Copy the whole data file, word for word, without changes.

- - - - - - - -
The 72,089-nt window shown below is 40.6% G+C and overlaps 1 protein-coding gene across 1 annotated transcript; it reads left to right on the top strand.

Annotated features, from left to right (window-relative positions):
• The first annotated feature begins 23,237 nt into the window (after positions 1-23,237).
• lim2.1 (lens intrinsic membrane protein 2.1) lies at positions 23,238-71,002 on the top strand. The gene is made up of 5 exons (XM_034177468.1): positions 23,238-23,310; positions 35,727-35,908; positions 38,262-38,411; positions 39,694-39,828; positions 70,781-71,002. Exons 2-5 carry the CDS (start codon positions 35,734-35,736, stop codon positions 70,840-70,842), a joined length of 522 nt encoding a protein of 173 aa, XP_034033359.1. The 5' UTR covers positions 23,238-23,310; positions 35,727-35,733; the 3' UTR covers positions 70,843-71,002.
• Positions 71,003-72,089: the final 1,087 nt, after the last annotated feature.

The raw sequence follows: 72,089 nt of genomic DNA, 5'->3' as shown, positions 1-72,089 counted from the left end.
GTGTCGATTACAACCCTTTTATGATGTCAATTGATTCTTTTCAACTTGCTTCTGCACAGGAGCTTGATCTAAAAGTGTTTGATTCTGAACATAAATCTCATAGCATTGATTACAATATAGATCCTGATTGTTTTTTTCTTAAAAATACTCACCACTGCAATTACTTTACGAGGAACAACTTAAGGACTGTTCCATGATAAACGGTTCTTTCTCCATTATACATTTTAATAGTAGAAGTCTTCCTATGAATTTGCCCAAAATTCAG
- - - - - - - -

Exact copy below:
The 72,089-nt window shown below is 40.6% G+C and overlaps 1 protein-coding gene across 1 annotated transcript; it reads left to right on the top strand.

Annotated features, from left to right (window-relative positions):
• The first annotated feature begins 23,237 nt into the window (after positions 1-23,237).
• lim2.1 (lens intrinsic membrane protein 2.1) lies at positions 23,238-71,002 on the top strand. The gene is made up of 5 exons (XM_034177468.1): positions 23,238-23,310; positions 35,727-35,908; positions 38,262-38,411; positions 39,694-39,828; positions 70,781-71,002. Exons 2-5 carry the CDS (start codon positions 35,734-35,736, stop codon positions 70,840-70,842), a joined length of 522 nt encoding a protein of 173 aa, XP_034033359.1. The 5' UTR covers positions 23,238-23,310; positions 35,727-35,733; the 3' UTR covers positions 70,843-71,002.
• Positions 71,003-72,089: the final 1,087 nt, after the last annotated feature.

The raw sequence follows: 72,089 nt of genomic DNA, 5'->3' as shown, positions 1-72,089 counted from the left end.
GTGTCGATTACAACCCTTTTATGATGTCAATTGATTCTTTTCAACTTGCTTCTGCACAGGAGCTTGATCTAAAAGTGTTTGATTCTGAACATAAATCTCATAGCATTGATTACAATATAGATCCTGATTGTTTTTTTCTTAAAAATACTCACCACTGCAATTACTTTACGAGGAACAACTTAAGGACTGTTCCATGATAAACGGTTCTTTCTCCATTATACATTTTAATAGTAGAAGTCTTCCTATGAATTTGCCCAAAATTCAG